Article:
He belongs in the present and can do no other. We are all doing this, possibilities reach out to impossibility. Probability thrashes it out with improbability. His masters want to emulate the ancients, why the Emperor himself would be the King of May. It is a topsy-turvy world, for sure. The green mantle over his left shoulder is that of a Habsburg prince. He though is not a prince but a philosopher, grinding out the slow meal for a new recipe of life. The mantle is stylish, it sends the message. But like the rest of him, it belongs in the present where rust and moth destroy, where princes give with one hand and take with the other. He would copy the prince, he also values his status. In 1562, that can amount to an impressive library. Books made him and he is made of books. Splendid things every week come to his attention. How solid is the present. Or should that be a question? How solid is the present? Carefully bound books seem a sure assertion of his place. Those papers that are his fingers write the laws we belong with. It’s all impressive enough, but is there not something stiff in the manner? Is he too straight-up-and-down to be believable? And will we ever know what he really thinks? Is he, for all his show of knowledge, a closed book? Outside in the streets of Prague the market is orderly racket, a walkway of vivid bartering, somewhere for animals to huff and toy stars to explode. The Vltava is rowdy with geese and trading boats. Whereas in here the silence is closed in. And anyway it’s never like this the rest of the time. Only now has he collected himself together sufficiently to stand a chance with posterity. Most times he’s all over the place, Philosophy at the window over there, History where it happens beyond the stairs, Law when something very wrong happens, only how wrong? His Science side is waiting for updates, his Theology looks tight but will it stand the next test? Why, his whole being could collapse into the proverbial, or turn into a pile of tomes for re-shelving. So for the moment he keeps a straight face, combines an aura of knowledge with a figure resolute with a little brief authority.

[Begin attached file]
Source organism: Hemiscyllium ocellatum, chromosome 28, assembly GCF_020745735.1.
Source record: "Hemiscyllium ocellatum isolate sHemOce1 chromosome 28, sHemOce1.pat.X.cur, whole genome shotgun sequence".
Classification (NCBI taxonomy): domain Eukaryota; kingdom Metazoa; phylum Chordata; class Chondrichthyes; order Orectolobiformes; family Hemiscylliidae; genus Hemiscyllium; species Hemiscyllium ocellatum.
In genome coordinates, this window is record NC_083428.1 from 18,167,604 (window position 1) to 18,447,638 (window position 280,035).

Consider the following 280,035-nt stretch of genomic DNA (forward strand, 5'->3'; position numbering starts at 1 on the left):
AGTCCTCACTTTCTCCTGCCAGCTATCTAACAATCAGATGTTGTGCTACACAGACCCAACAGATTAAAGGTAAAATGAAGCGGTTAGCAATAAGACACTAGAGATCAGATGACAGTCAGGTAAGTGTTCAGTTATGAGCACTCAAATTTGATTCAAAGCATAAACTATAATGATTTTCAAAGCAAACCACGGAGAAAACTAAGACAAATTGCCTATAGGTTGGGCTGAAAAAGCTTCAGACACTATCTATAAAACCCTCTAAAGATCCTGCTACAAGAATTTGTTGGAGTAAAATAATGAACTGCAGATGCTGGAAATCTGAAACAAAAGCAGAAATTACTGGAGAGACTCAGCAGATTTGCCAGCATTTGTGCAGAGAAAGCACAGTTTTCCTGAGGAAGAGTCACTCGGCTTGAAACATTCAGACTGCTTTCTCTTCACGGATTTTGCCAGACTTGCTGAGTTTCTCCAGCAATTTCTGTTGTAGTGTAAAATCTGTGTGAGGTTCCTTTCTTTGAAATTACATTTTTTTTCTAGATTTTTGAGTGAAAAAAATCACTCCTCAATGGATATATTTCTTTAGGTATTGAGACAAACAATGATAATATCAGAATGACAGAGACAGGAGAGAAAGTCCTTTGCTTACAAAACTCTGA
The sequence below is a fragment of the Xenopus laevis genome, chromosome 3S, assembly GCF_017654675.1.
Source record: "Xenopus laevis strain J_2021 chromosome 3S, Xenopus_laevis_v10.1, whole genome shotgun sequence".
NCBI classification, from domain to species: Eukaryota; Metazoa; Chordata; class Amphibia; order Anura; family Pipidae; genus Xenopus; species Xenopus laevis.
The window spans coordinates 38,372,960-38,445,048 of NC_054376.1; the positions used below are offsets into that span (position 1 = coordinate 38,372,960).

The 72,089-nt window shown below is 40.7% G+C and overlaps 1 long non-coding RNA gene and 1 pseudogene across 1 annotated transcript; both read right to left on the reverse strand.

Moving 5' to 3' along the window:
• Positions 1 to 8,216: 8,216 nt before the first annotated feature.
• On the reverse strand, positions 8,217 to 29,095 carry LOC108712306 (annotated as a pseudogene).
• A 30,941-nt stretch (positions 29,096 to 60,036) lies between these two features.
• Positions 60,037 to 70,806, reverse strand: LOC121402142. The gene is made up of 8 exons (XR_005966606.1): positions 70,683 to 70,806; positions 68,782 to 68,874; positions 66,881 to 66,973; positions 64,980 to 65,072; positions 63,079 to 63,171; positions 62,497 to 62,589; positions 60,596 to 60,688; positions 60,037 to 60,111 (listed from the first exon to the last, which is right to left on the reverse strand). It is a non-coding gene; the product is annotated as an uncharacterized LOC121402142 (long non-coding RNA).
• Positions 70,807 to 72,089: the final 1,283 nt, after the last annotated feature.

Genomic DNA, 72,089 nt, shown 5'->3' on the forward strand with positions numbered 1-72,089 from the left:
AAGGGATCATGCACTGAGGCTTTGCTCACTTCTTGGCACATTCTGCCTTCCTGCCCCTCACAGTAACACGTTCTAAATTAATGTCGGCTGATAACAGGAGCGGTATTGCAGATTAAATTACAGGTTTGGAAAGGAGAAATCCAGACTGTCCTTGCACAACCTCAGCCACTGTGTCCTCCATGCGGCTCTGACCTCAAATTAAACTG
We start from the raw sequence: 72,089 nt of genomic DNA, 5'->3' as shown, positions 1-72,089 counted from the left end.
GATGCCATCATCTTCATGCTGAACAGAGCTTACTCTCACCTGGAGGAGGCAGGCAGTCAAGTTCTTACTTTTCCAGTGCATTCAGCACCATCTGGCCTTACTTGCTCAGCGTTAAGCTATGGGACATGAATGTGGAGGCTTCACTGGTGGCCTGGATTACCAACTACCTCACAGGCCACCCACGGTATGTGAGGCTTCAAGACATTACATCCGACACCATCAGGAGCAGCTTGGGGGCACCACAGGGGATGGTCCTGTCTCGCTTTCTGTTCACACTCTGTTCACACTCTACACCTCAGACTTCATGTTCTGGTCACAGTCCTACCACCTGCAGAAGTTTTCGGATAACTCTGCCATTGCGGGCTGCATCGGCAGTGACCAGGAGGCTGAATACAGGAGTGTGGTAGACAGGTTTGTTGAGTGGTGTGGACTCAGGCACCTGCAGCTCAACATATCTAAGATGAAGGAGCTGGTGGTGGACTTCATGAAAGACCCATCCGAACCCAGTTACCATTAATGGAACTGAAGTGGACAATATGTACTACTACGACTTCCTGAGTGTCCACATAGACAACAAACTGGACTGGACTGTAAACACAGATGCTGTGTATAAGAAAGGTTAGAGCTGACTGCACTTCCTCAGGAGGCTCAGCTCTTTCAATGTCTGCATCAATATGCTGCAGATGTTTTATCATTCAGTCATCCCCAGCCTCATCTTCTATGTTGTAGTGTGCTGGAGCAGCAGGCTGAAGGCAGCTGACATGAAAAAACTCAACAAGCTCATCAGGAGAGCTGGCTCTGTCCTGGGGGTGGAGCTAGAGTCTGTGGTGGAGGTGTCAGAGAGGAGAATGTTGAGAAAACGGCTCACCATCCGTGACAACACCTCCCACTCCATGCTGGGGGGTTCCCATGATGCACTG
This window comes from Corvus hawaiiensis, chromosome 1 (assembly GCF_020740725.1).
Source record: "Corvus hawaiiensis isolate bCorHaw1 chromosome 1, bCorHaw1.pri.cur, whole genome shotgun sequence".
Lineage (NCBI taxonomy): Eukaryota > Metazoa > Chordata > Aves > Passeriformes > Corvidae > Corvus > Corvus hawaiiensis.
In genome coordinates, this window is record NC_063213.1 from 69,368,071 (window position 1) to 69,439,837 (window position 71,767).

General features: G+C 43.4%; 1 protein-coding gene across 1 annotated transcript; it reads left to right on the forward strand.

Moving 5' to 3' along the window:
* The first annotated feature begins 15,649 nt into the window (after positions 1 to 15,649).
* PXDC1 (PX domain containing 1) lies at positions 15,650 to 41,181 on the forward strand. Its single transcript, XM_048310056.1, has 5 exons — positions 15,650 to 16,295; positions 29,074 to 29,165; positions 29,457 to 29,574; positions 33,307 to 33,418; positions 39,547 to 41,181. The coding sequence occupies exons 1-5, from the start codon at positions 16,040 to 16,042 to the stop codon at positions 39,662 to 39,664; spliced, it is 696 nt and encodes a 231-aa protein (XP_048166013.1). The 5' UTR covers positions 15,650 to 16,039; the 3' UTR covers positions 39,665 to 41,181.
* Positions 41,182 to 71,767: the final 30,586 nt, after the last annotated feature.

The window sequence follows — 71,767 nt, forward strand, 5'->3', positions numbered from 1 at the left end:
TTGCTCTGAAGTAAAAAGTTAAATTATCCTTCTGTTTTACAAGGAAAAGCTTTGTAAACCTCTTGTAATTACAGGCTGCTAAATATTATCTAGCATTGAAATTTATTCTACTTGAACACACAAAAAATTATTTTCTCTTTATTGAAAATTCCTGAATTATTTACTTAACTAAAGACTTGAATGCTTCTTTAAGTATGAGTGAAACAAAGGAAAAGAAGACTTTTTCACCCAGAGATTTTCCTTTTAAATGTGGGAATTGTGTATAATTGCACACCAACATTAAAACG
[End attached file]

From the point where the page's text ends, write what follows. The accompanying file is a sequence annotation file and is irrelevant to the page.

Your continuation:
He stares into the future, that will be totally unfair to all his achievements. We are the future, for example, who do not know what he really wants to achieve and cannot imagine what a Librarian in 1562 might possibly be up to, and will not care a fig. Just as we care not a fig for the Emperor looking like a green grocer’s window, though we find him curious enough. In his coat of many covers, the Librarian projects the certainties of 1562. Rumours of war, signs in the heavens, the brilliant carnivale of the court – these seem at times just a side product of the certainty of these books. They are the very latest technology, their beings inside and out a testament to the greatness of the new. Some of us gaze in wonder, some of us check the price tags. His future is something we know more about than he can guess, but who are we only hindsighters? By the time it is agreed that the Earth goes around the sun and the sun is a minor star and let’s turn the page, he will have been taken from his imperious place in the palace, heaved across the frozen Baltic Sea, and stacked up in Swedish obscurity. He, who entertained to a nicety the courtiers and boffins of the sparkling age, will rest quietly as an outdated encyclopaedia, if that, for the occasional attention of humourless rationalists. The snow will fall outside. 1562 will be 1625 will be 1652 and so forth. He will be like a joke that has gone flat with time and is not even funny anymore, a joke that another age enjoyed till it split its sides. His future is to be defined by the cut of his cloth. His books are the limit of what was known, not the limitlessness he felt he embodied. And yet the future will not be blind to his existence. It will ponder him as a conundrum, a quirk of humanism, the necessary manager of new thoughts. Even his outfit may come back into fashion, or sprout leaves to reveal the true nature of his calling. The future will try to make a context in which to understand, even if context disappeared or ‘disapapered’ (as the Irish Portmanteau, himself a montage, would say) under Thirty Years of unloving unneighbourly War. The future will try to rewrite the Librarian and in the process make up a new Librarian who is one more collation of collective thoughts. The future flew in the body of a huge metal bird all the way to the fishing town of Stockholm, just to walk down the gilt passageway where the Librarian waits, ready for the latest reference question, ready to show you what he has in store.